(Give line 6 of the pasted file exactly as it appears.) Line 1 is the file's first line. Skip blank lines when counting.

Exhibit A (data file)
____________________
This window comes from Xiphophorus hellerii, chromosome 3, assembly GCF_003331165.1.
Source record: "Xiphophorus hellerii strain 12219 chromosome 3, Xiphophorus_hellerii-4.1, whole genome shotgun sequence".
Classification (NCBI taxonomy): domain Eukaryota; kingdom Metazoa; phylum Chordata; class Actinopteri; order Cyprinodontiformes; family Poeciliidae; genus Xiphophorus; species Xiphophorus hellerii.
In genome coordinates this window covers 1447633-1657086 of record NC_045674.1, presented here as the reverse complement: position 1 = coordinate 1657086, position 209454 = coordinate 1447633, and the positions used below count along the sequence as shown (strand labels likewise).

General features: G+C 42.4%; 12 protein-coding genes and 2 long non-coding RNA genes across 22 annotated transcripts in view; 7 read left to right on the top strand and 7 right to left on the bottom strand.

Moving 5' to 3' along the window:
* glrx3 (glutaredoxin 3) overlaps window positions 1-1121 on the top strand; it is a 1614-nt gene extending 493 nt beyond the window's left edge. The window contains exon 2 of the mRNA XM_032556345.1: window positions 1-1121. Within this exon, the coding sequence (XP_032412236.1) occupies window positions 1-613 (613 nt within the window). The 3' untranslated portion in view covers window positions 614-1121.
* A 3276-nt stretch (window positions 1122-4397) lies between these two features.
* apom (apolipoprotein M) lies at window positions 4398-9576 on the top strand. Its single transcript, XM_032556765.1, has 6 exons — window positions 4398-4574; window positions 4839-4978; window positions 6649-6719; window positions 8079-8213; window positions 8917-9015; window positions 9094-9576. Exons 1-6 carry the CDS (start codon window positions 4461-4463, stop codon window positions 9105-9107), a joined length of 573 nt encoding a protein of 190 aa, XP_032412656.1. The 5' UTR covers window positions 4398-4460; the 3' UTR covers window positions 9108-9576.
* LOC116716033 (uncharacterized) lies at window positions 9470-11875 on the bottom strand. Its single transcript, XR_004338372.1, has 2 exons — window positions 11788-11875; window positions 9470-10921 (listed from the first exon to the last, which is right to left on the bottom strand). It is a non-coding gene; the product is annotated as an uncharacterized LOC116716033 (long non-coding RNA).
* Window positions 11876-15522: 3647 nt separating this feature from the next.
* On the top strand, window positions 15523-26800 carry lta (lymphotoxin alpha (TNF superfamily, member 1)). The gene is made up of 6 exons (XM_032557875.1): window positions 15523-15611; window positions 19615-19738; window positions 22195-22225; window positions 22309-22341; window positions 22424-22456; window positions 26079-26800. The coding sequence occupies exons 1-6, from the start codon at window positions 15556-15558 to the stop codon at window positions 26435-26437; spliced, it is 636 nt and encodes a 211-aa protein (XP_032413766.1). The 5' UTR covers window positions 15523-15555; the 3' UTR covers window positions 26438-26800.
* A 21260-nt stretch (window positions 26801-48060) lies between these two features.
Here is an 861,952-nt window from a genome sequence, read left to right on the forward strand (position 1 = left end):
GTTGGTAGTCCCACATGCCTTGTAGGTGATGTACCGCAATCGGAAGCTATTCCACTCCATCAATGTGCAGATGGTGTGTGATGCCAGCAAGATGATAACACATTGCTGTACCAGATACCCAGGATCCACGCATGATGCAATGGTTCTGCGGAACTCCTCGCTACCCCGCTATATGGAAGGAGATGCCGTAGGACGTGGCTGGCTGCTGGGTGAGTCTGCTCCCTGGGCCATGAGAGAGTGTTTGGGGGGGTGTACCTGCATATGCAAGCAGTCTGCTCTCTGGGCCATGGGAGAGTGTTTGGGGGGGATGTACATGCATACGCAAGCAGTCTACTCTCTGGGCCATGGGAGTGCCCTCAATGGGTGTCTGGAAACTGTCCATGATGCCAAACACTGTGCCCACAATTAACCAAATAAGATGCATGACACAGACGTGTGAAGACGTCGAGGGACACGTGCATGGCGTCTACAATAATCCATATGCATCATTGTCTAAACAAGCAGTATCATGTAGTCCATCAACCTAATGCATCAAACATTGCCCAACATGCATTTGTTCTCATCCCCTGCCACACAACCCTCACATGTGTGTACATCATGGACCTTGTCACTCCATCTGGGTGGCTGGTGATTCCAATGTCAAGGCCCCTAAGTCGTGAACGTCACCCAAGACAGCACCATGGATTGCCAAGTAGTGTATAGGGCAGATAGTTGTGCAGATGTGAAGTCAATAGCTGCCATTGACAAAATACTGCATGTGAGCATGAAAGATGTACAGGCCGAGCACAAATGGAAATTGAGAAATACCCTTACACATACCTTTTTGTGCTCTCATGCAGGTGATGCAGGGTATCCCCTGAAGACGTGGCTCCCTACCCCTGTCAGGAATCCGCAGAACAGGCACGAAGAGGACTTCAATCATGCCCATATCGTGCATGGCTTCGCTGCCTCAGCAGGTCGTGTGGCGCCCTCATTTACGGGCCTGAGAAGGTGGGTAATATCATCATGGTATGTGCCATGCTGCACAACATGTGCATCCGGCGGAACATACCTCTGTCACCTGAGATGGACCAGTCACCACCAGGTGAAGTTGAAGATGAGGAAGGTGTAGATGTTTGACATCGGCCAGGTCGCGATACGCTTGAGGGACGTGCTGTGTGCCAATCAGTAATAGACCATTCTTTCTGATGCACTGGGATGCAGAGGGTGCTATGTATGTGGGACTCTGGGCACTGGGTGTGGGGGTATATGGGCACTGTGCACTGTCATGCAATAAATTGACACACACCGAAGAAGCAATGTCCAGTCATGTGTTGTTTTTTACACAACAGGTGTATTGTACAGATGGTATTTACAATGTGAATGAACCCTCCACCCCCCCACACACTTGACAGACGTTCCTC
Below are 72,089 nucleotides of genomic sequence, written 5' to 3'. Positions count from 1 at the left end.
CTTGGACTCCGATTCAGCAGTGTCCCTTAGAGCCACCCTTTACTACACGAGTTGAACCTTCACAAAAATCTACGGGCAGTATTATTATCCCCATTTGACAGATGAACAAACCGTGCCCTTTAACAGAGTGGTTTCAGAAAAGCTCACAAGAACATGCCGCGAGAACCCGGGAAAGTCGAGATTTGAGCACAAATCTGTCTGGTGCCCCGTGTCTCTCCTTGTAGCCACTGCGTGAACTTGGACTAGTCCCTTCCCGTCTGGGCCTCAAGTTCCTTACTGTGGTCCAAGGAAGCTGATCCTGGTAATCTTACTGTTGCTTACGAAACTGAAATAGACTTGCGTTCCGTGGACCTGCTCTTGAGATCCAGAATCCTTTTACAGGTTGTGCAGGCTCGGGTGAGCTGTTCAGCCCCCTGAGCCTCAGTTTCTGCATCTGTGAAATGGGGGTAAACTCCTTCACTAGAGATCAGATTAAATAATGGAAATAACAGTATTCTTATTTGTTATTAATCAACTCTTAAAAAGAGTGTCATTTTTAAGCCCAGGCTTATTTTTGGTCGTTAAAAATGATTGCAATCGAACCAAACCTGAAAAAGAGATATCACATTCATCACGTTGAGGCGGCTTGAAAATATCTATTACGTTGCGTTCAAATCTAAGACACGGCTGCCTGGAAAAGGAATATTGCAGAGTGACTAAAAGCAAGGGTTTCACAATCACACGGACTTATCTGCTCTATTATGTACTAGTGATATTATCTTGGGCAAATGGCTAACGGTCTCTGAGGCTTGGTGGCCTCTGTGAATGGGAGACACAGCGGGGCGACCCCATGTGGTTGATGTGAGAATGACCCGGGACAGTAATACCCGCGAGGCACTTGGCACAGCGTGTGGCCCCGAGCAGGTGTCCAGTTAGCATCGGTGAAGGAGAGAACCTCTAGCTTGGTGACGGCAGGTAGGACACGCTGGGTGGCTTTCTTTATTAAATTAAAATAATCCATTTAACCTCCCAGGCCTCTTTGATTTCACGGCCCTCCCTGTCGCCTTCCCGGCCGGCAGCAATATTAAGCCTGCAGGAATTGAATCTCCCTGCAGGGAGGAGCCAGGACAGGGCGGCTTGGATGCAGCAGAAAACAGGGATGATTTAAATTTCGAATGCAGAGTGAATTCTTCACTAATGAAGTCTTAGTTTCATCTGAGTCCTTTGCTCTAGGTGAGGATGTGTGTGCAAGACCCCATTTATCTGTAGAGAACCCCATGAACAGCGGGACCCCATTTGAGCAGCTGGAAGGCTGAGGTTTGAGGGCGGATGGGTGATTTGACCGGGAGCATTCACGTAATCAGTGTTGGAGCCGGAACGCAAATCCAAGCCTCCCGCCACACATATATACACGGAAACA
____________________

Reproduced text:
Moving 5' to 3' along the window: